On a little street only a short distance from the hustle and bustle of Borough Market, is a very important site. Cross Bones Graveyard. During medieval times, it was an unconsecrated burial ground for 'single women', a euphemism for prostitutes, also known locally as 'Winchester Geese'. They were called this because the Bishop of Winchester gave them a licence to work within the Liberty of the Clink, an area outside the City of London renown for its brothels, bear-baiting and other such unpermitted activities. Even though prostitution was a 'profession' which was very much recognised and clearly in demand, it is sad to think that once these women were past their 'sell-by date', became more destitute and eventually died, they were deemed as outcasts and not even worthy of a proper burial. So they ended up here, at Cross Bones. And horrifyingly, when the site was excavated in the 1990's, it seems one third of the remains were of infants under a year old and even perinatal fetuses, which suggests many of these women suffered illicit childbirths. The majority of the adult remains were of women aged 36 years or older.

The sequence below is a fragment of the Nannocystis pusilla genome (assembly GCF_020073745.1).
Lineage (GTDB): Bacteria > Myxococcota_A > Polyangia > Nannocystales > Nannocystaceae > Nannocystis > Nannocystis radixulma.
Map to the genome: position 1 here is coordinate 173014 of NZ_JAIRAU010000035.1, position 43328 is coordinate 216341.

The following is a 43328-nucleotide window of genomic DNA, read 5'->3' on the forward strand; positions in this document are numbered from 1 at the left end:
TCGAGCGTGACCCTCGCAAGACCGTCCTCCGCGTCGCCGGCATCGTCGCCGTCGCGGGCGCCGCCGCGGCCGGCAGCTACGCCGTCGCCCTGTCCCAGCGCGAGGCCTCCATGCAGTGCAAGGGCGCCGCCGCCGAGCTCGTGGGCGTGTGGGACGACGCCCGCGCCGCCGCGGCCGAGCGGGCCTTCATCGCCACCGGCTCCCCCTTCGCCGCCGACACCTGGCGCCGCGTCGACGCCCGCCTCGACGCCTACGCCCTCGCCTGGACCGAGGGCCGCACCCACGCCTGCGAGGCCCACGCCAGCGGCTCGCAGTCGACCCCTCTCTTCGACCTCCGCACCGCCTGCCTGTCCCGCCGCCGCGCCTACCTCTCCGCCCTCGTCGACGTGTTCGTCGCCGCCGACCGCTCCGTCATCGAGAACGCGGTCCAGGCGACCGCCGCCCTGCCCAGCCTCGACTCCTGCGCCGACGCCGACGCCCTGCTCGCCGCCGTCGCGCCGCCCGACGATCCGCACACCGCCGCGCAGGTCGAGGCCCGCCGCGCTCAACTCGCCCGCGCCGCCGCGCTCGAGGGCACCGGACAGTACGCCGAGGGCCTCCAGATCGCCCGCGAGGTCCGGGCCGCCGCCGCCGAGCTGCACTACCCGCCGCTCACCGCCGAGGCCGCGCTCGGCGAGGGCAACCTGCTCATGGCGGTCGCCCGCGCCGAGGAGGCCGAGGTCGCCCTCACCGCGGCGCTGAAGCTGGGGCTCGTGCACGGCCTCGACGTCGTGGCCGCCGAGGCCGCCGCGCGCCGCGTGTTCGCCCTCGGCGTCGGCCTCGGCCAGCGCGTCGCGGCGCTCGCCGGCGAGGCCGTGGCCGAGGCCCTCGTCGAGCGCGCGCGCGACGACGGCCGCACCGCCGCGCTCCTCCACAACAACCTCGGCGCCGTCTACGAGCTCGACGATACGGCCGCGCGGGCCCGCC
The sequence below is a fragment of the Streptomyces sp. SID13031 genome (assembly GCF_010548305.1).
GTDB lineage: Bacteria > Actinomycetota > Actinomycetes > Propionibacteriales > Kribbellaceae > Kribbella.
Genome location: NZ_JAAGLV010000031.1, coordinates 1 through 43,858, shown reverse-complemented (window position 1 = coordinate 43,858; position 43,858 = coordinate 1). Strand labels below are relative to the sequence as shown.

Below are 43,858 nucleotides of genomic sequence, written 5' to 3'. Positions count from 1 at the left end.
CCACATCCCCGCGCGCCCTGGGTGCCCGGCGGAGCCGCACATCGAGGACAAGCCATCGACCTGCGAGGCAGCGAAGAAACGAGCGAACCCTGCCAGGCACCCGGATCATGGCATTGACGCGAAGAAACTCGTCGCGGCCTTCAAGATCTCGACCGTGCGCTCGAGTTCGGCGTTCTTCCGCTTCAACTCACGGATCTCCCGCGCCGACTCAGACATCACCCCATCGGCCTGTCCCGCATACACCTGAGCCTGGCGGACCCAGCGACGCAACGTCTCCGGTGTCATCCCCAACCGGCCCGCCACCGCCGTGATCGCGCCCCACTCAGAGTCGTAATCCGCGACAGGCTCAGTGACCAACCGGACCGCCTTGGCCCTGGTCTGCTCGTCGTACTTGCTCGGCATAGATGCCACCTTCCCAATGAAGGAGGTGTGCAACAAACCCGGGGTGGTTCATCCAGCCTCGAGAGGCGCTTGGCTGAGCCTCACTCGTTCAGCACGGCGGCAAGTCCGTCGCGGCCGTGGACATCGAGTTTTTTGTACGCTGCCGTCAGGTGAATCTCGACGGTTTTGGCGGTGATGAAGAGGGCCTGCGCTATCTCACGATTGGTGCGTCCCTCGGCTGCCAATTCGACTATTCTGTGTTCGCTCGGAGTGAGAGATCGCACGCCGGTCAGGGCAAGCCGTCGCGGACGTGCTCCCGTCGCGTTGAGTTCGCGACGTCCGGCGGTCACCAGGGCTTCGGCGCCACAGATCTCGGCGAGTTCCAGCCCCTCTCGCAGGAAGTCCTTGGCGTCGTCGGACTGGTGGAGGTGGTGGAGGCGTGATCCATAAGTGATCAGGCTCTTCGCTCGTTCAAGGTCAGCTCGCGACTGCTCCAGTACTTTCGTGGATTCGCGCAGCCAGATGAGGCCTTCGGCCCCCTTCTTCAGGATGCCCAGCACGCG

In the 18th century, the site became a paupers' cemetery used to bury the poor of St Saviour's Parish. It's incredible to imagine that up to 15,000 people are believed to have been buried on this site, and in 1853 it had to be closed as it was literally overflowing with the dead and it wouldn't be seen fit for public health, let alone decency to continue burials. The site is now a shrine to remember all those buried here, especially the 'single women', and the gates on Redcross Way are adorned with flowers, tokens, messages and keepsakes. On the 23rd of each month, the Friends of Cross Bones hold a candlelit vigil at the gates to honour the outcast dead and refresh the shrine. Anyone is welcome to attend.
As this final resting place is currently a derelict site, and Borough is rapidly becoming a desirable area for hot property, it seems the site is destined to be developed into luxury flats, offices or shops. However, there is a petition campaigning for a Garden of Remembrance to be built on the site. Even if this garden is incorporated within the new development, I do hope TFL and Network Rail (who own the site) will show sensitivity and take this into consideration with their plans.
To all the single ladies, the outcast, the children and the Winchester Geese, may you rest in peace.
Cross Bones Graveyard
(Cross Bones Vigil takes place at 7pm on 23rd of each month)